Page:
mtngoat

Team TT
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About mtngoat

  • Rank
    TT Silver Member

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  • Gender
    Male
  • Location
    Alabama
  • Interests
    I travel for work all over and stay in one place for months at a time. I like to sample the local offroad riding wherever I stay and meet up with local TT'ers.
  1. Yes. Devils Peak, Larch Mt. (I think that was the name). It was a LONG, loose climb. Also did Ermine Ridge (up only), Dixie Queen, & Kickbush amongst others. Someone previously insinuated that chunking knobs might be because I'm a wheel spinner. I understand where that assumption might come from. But, just for clarification, that couldn't be further from the truth for me. I prefer tractable power. There's no traction with spinning. I am a big boy though (260 lbs. neckid) , and that's probably why I tear up tires with smaller lugs and more space between the lugs. Bigger lugs or closer spaces between lugs mean less torsional stress per sq. in. on the knobs, and less chunking for me. For longevity and less trail damage I actually prefer the MotoZ extreme hybrid gummy when I'm just trail riding. They're more expensive, but have a very stiff sidewall allowing me to run my Tubliss system really low (4 psi), which helps me get great straight-line traction over difficult terrain, and they last FOREVER. If you're not a member of PANTRA, you should hook up with them. Great people! I've ridden with members every time I've been up in the area.
  2. I'm in Alabama for work right now and that 525 hooks up really well down here in the sand, mud, and small roots. I would never use it in the Idaho mountains though. With the soft gummy compound those rocks will tear it up quick (chunking). There is so little mud and deep sand to deal with up there comparitively that the 505 would be the go to choice for me on the Shinko's. To me it's a decision between the Sedona and the 505. My experience is that the 505 will hook up slightly better, but the Sedona will last longer. I would base my decision on those two factors. I've been happy with both tires. I've spent some time riding the Independence Creek system, Canfield, and some time in the Silver Valley. I have also ridden in NE Oregon, Naches, and Gifford Pinchot in Washington. My remarks would apply to all of the above when discussing these 3 tires.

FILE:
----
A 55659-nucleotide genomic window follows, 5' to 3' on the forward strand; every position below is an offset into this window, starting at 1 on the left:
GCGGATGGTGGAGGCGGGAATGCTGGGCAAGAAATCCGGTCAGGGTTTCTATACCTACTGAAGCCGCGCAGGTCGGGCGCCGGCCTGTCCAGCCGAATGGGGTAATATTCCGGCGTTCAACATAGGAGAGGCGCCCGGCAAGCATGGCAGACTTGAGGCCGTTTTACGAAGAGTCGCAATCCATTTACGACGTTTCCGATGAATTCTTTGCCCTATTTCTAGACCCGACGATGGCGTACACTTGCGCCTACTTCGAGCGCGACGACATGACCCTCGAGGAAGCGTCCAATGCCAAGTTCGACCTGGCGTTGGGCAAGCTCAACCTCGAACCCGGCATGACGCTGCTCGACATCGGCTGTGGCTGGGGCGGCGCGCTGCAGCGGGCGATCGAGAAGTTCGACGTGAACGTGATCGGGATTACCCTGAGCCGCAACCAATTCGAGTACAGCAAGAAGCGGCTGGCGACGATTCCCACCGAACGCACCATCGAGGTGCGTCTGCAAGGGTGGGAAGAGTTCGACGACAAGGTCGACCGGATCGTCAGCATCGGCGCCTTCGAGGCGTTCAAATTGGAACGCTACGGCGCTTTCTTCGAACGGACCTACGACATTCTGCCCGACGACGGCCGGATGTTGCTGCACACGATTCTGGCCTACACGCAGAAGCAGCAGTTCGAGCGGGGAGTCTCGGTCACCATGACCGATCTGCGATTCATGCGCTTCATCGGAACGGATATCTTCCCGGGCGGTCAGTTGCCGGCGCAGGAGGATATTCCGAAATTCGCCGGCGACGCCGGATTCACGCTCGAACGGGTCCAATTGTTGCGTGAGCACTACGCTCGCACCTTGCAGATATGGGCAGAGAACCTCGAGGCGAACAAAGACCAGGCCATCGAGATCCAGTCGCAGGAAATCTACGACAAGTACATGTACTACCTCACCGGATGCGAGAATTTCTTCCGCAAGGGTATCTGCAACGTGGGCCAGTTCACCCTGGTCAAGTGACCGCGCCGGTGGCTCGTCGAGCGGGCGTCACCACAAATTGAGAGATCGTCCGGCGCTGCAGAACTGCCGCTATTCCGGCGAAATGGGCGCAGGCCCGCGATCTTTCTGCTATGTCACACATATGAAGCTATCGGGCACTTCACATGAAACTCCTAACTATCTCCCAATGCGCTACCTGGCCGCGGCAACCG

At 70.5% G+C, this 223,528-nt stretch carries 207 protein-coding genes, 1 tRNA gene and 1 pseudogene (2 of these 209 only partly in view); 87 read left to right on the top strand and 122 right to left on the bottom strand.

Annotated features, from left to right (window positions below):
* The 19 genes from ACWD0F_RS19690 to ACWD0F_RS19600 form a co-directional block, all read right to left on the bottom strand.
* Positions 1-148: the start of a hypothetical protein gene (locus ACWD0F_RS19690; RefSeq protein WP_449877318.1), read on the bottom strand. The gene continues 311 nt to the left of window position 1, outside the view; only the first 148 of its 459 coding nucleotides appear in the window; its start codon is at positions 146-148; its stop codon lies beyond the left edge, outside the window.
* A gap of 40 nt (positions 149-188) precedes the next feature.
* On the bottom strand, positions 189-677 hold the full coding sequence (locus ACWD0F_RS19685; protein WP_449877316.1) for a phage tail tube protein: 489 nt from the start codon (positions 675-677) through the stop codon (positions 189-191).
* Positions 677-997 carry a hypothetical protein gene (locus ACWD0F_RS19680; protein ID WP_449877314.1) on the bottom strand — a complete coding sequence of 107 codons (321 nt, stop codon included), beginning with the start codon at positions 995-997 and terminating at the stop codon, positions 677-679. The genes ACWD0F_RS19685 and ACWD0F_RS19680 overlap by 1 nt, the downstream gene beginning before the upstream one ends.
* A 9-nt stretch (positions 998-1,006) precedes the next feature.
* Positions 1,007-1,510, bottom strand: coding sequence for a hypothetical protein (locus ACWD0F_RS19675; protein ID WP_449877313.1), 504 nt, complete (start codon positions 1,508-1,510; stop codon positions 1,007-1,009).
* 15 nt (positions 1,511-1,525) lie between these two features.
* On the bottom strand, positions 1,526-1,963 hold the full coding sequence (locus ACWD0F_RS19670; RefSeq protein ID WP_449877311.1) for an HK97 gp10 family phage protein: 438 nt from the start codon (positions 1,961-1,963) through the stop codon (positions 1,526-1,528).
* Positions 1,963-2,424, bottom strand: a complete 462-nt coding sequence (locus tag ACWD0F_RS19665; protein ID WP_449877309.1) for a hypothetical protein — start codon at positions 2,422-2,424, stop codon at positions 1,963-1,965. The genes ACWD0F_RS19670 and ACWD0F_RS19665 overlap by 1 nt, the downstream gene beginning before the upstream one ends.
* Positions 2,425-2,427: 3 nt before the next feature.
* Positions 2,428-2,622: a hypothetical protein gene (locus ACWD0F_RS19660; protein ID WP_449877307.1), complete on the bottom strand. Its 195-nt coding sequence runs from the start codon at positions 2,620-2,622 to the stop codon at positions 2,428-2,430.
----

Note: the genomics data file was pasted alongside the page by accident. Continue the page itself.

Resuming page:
3. I ran a Sedona MX907HP when I was at Gold Creek Lodge last 4th of July weekend. Hard terrain tire that is good in the hard pack, but the lugs have good separation so I got good grip going up and over what I think was Larch Mt. trail if I remember right (loose, gravely, steep climb). There are other tires that have a "gummy" tread that give really good traction like the 505 Cheater, but won't last nearly as long in the north Idaho stuff. So if budget is a concern, I've had good luck with that tire. Another tire that I have liked in that type of riding is the MotoZ extreme hybrid. A bit more pricey, but wears like iron (haven't tried the "gummy" version yet). For trail riding and trying not to tear things up, it gives good traction without the trail damage of a traditional knobby. Many good choices to go with. With all the variables of bikes, riders, and purposes, you just have to see what works best for you.
  4. Wish I could give you a comparison of both bikes but I can't. I do however have the 430 and will try to fill in some of the blanks for you on it. For open terrain the 430 is a fun bike to ride. Mine is street legal and runs nicely down the road when I've needed it too. I weigh 260 w/o gear and when I ride more technical terrain it can get away from me with a little more hit than I want for a difficult situation. This is most likely contributed to it's nature to rev quicker. I spent years on an XR400, so I do like to tractor in technical terrain. The easy fix for me on that situation was to buy the G2 throttle cam system. I can take the quicker revving nature out of it with the change of a cam when I'm riding technical mountain terrain. It's not quite XR tractor level, but it will lug through things pretty well for me. I can then go back to the standard cam for hare scrambles, fire roads, or more open trail. The change out takes 5-10 minutes and the cam system gives you 3 choices to play with. In a winter race series that I do in the Ozarks, there is a local pro that runs the 390 and loves it. He's tried other model Betas, but the 390 is his bike of choice. He's right around the 200 lb. mark, so it seems to me that if a local pro thinks the 390 has enough power in a race situation, it should have enough for those of us a little lower on the skill ladder. Maintenance on my 430 has been pretty simple. One valve adjustment at the regular interval. Minimal adjustment made ( my mechanic said it was borderline of still being within spec), and changed the oil pump gears to steel gears at that time. Other than that it's just been, clean the air filter and change the oil and filter regularly. Most of my maintenance has been to fix the result of the nut connecting the handlebar to the seat coming loose.
  5. http://bonecutterbeta.com This is the dealer I work with in Missouri. Their main business has been auto body work for years. They still do that work. If you go to their online store they have touch up paint that they have color matched themselves. It's under the bling category on the 2nd page.
  6. Out in the Pacific NW in the National Forests, there are some single track trails that are very technical and include steep declines into sharp right hand turns. A front brake only will want to make the bike push in the turns and cause you to go over the opposite edge. In some cases missing those turns are risky to life and health. To negotiate the turn, application of the rear brake is necessary. No issues on a left hand turn, but the right hand turns present a problem. because of the steepness of the trail, dabbing, or planting the right foot is necessary and you then loose the rear brake, creating a potentially dangerous situation. LHRB takes a significant amount of risk out of those maneuvers. Others have mentioned other valid reasons for the LHRB, but this was my purpose for getting one. If I end up back out in the Pacific NW for work, I will put one back on.